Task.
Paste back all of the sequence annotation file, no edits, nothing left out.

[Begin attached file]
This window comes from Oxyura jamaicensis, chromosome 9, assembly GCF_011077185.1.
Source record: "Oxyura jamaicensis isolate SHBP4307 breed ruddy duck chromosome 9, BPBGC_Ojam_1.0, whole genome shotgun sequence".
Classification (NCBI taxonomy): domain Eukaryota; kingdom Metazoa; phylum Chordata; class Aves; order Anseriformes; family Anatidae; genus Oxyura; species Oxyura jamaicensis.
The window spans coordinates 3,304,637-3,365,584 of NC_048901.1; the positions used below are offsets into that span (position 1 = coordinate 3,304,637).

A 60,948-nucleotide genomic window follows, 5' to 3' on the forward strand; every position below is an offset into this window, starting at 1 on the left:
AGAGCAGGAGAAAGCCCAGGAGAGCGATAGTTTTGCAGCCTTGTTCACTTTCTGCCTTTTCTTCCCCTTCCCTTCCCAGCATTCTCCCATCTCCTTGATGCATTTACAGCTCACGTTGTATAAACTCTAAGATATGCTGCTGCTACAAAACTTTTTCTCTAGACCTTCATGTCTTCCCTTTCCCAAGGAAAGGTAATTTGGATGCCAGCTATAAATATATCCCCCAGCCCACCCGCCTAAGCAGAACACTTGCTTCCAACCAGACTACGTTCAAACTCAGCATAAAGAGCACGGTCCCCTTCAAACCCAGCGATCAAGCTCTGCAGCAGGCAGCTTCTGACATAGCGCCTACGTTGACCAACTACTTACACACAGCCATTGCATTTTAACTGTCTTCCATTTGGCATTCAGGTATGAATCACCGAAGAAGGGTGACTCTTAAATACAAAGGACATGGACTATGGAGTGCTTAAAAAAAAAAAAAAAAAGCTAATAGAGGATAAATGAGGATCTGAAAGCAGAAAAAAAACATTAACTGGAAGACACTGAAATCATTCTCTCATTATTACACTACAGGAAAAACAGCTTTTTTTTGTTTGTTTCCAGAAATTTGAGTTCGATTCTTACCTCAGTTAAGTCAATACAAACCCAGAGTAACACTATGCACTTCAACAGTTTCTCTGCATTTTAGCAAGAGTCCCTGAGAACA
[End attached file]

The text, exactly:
This window comes from Oxyura jamaicensis, chromosome 9, assembly GCF_011077185.1.
Source record: "Oxyura jamaicensis isolate SHBP4307 breed ruddy duck chromosome 9, BPBGC_Ojam_1.0, whole genome shotgun sequence".
Classification (NCBI taxonomy): domain Eukaryota; kingdom Metazoa; phylum Chordata; class Aves; order Anseriformes; family Anatidae; genus Oxyura; species Oxyura jamaicensis.
The window spans coordinates 3,304,637-3,365,584 of NC_048901.1; the positions used below are offsets into that span (position 1 = coordinate 3,304,637).

A 60,948-nucleotide genomic window follows, 5' to 3' on the forward strand; every position below is an offset into this window, starting at 1 on the left:
AGAGCAGGAGAAAGCCCAGGAGAGCGATAGTTTTGCAGCCTTGTTCACTTTCTGCCTTTTCTTCCCCTTCCCTTCCCAGCATTCTCCCATCTCCTTGATGCATTTACAGCTCACGTTGTATAAACTCTAAGATATGCTGCTGCTACAAAACTTTTTCTCTAGACCTTCATGTCTTCCCTTTCCCAAGGAAAGGTAATTTGGATGCCAGCTATAAATATATCCCCCAGCCCACCCGCCTAAGCAGAACACTTGCTTCCAACCAGACTACGTTCAAACTCAGCATAAAGAGCACGGTCCCCTTCAAACCCAGCGATCAAGCTCTGCAGCAGGCAGCTTCTGACATAGCGCCTACGTTGACCAACTACTTACACACAGCCATTGCATTTTAACTGTCTTCCATTTGGCATTCAGGTATGAATCACCGAAGAAGGGTGACTCTTAAATACAAAGGACATGGACTATGGAGTGCTTAAAAAAAAAAAAAAAAAGCTAATAGAGGATAAATGAGGATCTGAAAGCAGAAAAAAAACATTAACTGGAAGACACTGAAATCATTCTCTCATTATTACACTACAGGAAAAACAGCTTTTTTTTGTTTGTTTCCAGAAATTTGAGTTCGATTCTTACCTCAGTTAAGTCAATACAAACCCAGAGTAACACTATGCACTTCAACAGTTTCTCTGCATTTTAGCAAGAGTCCCTGAGAACA